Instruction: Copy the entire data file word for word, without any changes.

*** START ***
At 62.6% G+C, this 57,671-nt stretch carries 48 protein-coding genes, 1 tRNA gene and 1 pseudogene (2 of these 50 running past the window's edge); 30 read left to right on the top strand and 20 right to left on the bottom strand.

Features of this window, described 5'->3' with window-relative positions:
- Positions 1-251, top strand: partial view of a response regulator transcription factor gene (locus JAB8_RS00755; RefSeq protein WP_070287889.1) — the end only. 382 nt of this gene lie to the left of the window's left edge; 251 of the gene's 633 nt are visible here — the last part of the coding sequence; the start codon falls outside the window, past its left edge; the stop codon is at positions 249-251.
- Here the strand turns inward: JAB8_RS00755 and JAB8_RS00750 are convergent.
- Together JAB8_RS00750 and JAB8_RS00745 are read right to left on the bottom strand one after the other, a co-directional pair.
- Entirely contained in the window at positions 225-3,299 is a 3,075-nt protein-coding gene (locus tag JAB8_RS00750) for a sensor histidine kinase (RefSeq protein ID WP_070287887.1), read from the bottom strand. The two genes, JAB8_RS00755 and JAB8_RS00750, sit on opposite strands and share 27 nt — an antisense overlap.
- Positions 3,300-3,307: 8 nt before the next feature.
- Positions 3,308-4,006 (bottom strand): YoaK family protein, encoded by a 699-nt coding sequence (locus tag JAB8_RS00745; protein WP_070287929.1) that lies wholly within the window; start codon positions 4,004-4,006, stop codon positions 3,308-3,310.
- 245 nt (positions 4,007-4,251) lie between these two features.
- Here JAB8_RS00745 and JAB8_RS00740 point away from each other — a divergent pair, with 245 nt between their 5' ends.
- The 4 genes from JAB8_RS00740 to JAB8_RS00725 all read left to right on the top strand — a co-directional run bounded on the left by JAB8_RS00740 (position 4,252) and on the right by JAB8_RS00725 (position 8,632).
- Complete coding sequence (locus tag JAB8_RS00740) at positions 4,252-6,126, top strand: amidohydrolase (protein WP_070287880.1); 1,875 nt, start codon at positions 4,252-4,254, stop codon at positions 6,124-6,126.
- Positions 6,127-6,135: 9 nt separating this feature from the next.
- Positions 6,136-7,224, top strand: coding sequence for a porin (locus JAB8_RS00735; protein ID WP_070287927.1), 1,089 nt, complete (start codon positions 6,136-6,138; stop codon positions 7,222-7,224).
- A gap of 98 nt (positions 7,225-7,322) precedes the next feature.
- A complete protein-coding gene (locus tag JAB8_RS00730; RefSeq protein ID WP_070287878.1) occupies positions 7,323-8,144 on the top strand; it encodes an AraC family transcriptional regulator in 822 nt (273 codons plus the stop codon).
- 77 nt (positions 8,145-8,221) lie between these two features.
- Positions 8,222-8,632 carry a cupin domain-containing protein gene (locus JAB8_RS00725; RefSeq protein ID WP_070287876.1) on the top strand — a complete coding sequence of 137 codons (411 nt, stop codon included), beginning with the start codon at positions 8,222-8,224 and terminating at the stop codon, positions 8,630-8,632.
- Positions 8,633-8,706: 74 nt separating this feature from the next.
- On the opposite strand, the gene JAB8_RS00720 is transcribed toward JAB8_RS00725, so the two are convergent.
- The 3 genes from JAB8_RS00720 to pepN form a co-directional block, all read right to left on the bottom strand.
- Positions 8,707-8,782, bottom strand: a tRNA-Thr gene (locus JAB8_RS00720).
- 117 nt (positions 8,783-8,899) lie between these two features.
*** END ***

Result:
At 62.6% G+C, this 57,671-nt stretch carries 48 protein-coding genes, 1 tRNA gene and 1 pseudogene (2 of these 50 running past the window's edge); 30 read left to right on the top strand and 20 right to left on the bottom strand.

Features of this window, described 5'->3' with window-relative positions:
- Positions 1-251, top strand: partial view of a response regulator transcription factor gene (locus JAB8_RS00755; RefSeq protein WP_070287889.1) — the end only. 382 nt of this gene lie to the left of the window's left edge; 251 of the gene's 633 nt are visible here — the last part of the coding sequence; the start codon falls outside the window, past its left edge; the stop codon is at positions 249-251.
- Here the strand turns inward: JAB8_RS00755 and JAB8_RS00750 are convergent.
- Together JAB8_RS00750 and JAB8_RS00745 are read right to left on the bottom strand one after the other, a co-directional pair.
- Entirely contained in the window at positions 225-3,299 is a 3,075-nt protein-coding gene (locus tag JAB8_RS00750) for a sensor histidine kinase (RefSeq protein ID WP_070287887.1), read from the bottom strand. The two genes, JAB8_RS00755 and JAB8_RS00750, sit on opposite strands and share 27 nt — an antisense overlap.
- Positions 3,300-3,307: 8 nt before the next feature.
- Positions 3,308-4,006 (bottom strand): YoaK family protein, encoded by a 699-nt coding sequence (locus tag JAB8_RS00745; protein WP_070287929.1) that lies wholly within the window; start codon positions 4,004-4,006, stop codon positions 3,308-3,310.
- 245 nt (positions 4,007-4,251) lie between these two features.
- Here JAB8_RS00745 and JAB8_RS00740 point away from each other — a divergent pair, with 245 nt between their 5' ends.
- The 4 genes from JAB8_RS00740 to JAB8_RS00725 all read left to right on the top strand — a co-directional run bounded on the left by JAB8_RS00740 (position 4,252) and on the right by JAB8_RS00725 (position 8,632).
- Complete coding sequence (locus tag JAB8_RS00740) at positions 4,252-6,126, top strand: amidohydrolase (protein WP_070287880.1); 1,875 nt, start codon at positions 4,252-4,254, stop codon at positions 6,124-6,126.
- Positions 6,127-6,135: 9 nt separating this feature from the next.
- Positions 6,136-7,224, top strand: coding sequence for a porin (locus JAB8_RS00735; protein ID WP_070287927.1), 1,089 nt, complete (start codon positions 6,136-6,138; stop codon positions 7,222-7,224).
- A gap of 98 nt (positions 7,225-7,322) precedes the next feature.
- A complete protein-coding gene (locus tag JAB8_RS00730; RefSeq protein ID WP_070287878.1) occupies positions 7,323-8,144 on the top strand; it encodes an AraC family transcriptional regulator in 822 nt (273 codons plus the stop codon).
- 77 nt (positions 8,145-8,221) lie between these two features.
- Positions 8,222-8,632 carry a cupin domain-containing protein gene (locus JAB8_RS00725; RefSeq protein ID WP_070287876.1) on the top strand — a complete coding sequence of 137 codons (411 nt, stop codon included), beginning with the start codon at positions 8,222-8,224 and terminating at the stop codon, positions 8,630-8,632.
- Positions 8,633-8,706: 74 nt separating this feature from the next.
- On the opposite strand, the gene JAB8_RS00720 is transcribed toward JAB8_RS00725, so the two are convergent.
- The 3 genes from JAB8_RS00720 to pepN form a co-directional block, all read right to left on the bottom strand.
- Positions 8,707-8,782, bottom strand: a tRNA-Thr gene (locus JAB8_RS00720).
- 117 nt (positions 8,783-8,899) lie between these two features.